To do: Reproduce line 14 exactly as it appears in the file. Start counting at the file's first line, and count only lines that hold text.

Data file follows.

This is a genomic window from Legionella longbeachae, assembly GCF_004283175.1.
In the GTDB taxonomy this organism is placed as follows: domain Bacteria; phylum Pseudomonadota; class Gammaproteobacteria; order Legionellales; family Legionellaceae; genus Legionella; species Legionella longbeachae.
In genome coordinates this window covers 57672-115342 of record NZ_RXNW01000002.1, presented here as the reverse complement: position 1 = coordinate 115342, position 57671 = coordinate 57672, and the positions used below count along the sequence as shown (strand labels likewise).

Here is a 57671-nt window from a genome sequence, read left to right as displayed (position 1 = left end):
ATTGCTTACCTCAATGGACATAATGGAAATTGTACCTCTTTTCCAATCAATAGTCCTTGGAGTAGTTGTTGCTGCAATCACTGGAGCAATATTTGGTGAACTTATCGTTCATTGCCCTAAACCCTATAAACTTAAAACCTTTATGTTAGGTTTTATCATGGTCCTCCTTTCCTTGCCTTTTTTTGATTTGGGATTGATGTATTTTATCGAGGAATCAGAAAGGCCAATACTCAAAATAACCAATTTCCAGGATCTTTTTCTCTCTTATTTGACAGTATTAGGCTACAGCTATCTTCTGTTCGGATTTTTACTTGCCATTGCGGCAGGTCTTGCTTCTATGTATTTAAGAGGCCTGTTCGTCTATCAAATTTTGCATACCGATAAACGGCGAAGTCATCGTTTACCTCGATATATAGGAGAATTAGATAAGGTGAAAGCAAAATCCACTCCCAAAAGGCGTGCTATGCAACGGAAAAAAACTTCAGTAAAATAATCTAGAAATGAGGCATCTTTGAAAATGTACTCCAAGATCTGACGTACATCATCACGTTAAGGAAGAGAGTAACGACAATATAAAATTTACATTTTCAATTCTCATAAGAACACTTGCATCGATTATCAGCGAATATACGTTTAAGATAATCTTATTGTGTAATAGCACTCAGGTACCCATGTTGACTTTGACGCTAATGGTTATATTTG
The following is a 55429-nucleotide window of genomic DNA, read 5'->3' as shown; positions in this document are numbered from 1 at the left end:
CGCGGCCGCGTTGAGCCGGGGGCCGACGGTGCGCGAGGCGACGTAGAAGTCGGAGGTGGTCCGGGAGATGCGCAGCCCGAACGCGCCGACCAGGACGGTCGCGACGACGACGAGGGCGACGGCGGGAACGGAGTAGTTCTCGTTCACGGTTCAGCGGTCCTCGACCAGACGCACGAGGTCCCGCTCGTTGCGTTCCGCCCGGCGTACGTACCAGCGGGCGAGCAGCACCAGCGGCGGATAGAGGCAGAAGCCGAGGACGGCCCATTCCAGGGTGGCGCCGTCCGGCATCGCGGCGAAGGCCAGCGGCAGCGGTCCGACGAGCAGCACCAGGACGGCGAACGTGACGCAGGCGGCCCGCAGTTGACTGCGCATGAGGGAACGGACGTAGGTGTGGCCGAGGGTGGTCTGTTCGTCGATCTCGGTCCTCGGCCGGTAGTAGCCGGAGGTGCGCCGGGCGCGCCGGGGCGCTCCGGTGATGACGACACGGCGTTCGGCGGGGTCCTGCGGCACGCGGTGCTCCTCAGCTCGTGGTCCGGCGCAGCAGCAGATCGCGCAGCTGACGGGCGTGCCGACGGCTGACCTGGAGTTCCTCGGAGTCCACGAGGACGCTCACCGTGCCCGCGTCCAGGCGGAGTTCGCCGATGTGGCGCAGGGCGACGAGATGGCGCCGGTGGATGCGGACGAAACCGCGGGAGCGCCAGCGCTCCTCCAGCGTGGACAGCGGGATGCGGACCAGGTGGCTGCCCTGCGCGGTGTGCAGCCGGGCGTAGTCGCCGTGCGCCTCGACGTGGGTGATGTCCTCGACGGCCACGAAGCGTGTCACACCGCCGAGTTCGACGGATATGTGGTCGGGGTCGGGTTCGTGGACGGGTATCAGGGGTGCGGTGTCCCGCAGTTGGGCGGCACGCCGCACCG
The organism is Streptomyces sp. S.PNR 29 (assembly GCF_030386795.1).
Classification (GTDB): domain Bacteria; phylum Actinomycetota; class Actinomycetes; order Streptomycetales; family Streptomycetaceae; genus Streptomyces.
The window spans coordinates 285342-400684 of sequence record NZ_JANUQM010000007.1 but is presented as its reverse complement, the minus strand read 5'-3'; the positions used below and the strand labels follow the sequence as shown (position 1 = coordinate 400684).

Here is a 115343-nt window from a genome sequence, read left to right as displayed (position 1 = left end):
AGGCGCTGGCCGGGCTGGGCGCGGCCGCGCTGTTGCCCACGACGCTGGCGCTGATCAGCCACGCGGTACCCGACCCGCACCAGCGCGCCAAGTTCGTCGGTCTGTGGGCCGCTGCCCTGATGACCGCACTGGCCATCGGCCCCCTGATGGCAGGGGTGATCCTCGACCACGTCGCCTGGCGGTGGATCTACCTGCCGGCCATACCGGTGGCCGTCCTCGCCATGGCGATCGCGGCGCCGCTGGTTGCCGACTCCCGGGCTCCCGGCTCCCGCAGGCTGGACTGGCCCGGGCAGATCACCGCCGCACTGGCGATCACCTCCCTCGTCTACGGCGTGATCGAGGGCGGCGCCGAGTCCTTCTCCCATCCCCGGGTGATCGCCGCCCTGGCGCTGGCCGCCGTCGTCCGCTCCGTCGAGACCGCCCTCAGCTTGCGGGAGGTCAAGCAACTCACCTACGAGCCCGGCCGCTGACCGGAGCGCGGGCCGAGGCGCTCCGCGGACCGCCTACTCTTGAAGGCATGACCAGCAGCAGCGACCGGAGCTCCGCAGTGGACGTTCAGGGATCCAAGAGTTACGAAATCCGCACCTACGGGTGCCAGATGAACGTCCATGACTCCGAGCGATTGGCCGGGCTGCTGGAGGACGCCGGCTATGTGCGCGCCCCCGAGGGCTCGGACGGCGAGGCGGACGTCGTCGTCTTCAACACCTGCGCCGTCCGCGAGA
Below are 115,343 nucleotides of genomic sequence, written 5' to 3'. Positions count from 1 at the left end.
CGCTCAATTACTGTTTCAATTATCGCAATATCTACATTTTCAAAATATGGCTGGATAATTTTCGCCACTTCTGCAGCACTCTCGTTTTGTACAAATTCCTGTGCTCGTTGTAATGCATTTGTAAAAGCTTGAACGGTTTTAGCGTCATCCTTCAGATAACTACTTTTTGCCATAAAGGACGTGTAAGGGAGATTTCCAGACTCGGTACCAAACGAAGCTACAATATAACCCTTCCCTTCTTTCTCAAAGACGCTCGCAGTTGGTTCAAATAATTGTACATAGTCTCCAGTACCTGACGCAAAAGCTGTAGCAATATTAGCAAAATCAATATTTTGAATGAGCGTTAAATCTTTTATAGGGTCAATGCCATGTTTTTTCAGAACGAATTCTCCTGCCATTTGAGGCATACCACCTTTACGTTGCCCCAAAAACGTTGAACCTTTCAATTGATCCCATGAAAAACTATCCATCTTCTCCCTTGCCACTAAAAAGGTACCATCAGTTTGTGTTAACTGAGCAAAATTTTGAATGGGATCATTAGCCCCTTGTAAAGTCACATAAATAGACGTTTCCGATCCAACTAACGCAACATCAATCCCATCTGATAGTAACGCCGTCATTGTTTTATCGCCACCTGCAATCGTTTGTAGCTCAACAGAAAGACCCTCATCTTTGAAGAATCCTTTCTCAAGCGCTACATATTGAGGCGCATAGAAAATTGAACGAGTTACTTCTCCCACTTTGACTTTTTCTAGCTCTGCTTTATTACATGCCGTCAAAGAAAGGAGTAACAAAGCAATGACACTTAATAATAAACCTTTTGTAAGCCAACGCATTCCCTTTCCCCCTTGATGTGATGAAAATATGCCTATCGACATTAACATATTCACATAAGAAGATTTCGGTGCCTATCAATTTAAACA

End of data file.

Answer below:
CGCTCAATTACTGTTTCAATTATCGCAATATCTACATTTTCAAAATATGGCTGGATAATTTTCGCCACTTCTGCAGCACTCTCGTTTTGTACAAATTCCTGTGCTCGTTGTAATGCATTTGTAAAAGCTTGAACGGTTTTAGCGTCATCCTTCAGATAACTACTTTTTGCCATAAAGGACGTGTAAGGGAGATTTCCAGACTCGGTACCAAACGAAGCTACAATATAACCCTTCCCTTCTTTCTCAAAGACGCTCGCAGTTGGTTCAAATAATTGTACATAGTCTCCAGTACCTGACGCAAAAGCTGTAGCAATATTAGCAAAATCAATATTTTGAATGAGCGTTAAATCTTTTATAGGGTCAATGCCATGTTTTTTCAGAACGAATTCTCCTGCCATTTGAGGCATACCACCTTTACGTTGCCCCAAAAACGTTGAACCTTTCAATTGATCCCATGAAAAACTATCCATCTTCTCCCTTGCCACTAAAAAGGTACCATCAGTTTGTGTTAACTGAGCAAAATTTTGAATGGGATCATTAGCCCCTTGTAAAGTCACATAAATAGACGTTTCCGATCCAACTAACGCAACATCAATCCCATCTGATAGTAACGCCGTCATTGTTTTATCGCCACCTGCAATCGTTTGTAGCTCAACAGAAAGACCCTCATCTTTGAAGAATCCTTTCTCAAGCGCTACATATTGAGGCGCATAGAAAATTGAACGAGTTACTTCTCCCACTTTGACTTTTTCTAGCTCTGCTTTATTACATGCCGTCAAAGAAAGGAGTAACAAAGCAATGACACTTAATAATAAACCTTTTGTAAGCCAACGCATTCCCTTTCCCCCTTGATGTGATGAAAATATGCCTATCGACATTAACATATTCACATAAGAAGATTTCGGTGCCTATCAATTTAAACA